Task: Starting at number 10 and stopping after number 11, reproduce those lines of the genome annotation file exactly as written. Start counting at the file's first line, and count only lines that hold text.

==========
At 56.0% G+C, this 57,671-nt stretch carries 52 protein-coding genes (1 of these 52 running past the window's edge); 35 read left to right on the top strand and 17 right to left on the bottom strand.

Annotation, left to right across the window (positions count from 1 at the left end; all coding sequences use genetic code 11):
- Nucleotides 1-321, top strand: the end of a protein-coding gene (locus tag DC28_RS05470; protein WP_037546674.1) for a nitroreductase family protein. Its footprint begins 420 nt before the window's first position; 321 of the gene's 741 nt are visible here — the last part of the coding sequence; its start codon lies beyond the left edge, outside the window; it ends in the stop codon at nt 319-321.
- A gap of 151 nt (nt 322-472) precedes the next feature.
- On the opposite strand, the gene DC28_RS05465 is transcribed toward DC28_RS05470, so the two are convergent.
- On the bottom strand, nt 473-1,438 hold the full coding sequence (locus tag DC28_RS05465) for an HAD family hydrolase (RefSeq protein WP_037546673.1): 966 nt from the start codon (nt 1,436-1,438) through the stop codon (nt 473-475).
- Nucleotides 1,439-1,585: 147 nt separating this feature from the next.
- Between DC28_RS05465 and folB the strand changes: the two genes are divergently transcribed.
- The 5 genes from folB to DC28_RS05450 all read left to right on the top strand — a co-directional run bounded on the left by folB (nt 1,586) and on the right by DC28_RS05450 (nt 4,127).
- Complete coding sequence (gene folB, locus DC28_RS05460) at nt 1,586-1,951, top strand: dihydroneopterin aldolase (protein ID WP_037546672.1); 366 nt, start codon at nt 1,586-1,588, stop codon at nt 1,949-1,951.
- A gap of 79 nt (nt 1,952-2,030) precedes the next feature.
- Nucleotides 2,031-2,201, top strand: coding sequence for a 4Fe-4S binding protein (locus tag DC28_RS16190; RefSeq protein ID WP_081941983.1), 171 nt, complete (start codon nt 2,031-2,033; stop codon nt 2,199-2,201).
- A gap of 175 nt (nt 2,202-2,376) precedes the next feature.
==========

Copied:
- Complete coding sequence (gene folB, locus DC28_RS05460) at nt 1,586-1,951, top strand: dihydroneopterin aldolase (protein ID WP_037546672.1); 366 nt, start codon at nt 1,586-1,588, stop codon at nt 1,949-1,951.
- A gap of 79 nt (nt 1,952-2,030) precedes the next feature.